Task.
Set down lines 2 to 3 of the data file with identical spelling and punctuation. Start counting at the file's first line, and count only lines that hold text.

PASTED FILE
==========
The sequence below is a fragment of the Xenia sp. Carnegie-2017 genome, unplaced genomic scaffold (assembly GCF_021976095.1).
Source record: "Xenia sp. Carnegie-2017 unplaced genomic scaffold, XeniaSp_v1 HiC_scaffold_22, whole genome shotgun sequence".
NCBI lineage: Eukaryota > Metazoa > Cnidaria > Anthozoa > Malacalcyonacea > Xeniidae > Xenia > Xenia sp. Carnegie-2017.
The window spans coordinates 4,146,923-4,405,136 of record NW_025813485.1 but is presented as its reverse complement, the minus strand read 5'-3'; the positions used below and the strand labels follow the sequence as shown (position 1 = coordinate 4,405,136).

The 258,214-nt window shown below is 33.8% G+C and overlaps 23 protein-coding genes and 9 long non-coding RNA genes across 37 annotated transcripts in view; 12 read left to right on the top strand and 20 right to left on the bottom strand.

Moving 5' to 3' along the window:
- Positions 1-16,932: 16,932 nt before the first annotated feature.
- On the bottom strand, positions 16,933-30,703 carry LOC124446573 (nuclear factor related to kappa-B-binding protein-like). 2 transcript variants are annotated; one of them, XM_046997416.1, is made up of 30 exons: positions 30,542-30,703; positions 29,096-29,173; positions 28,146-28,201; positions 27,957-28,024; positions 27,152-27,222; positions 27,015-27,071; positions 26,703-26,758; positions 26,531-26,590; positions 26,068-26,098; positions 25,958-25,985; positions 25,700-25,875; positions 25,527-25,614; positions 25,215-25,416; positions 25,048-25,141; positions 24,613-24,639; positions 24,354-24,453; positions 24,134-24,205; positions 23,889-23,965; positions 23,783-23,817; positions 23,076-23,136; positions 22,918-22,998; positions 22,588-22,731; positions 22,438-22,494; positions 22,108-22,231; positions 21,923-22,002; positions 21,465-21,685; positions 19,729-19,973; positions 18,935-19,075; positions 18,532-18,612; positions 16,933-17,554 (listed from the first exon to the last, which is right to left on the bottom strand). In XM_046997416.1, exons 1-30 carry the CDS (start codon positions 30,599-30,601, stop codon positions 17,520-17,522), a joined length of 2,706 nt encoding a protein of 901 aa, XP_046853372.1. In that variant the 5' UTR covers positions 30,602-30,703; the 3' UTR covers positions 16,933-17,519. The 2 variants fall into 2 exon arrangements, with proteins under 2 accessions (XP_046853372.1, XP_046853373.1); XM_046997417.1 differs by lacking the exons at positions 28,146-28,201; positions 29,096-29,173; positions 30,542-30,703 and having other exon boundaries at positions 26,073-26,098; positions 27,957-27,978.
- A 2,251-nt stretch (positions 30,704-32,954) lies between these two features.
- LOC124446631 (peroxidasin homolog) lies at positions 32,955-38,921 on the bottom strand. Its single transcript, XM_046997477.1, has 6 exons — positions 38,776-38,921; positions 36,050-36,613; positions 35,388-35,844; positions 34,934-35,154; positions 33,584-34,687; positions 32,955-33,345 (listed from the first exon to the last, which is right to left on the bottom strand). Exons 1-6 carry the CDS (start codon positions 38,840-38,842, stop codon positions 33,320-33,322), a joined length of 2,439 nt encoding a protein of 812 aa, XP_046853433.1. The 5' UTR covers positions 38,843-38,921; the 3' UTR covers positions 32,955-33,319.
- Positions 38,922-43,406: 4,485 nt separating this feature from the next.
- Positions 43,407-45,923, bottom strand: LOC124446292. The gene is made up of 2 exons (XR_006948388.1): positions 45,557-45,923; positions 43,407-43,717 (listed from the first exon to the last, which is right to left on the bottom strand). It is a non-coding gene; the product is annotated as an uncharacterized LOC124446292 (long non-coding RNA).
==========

Source record: "Xenia sp. Carnegie-2017 unplaced genomic scaffold, XeniaSp_v1 HiC_scaffold_22, whole genome shotgun sequence".
NCBI lineage: Eukaryota > Metazoa > Cnidaria > Anthozoa > Malacalcyonacea > Xeniidae > Xenia > Xenia sp. Carnegie-2017.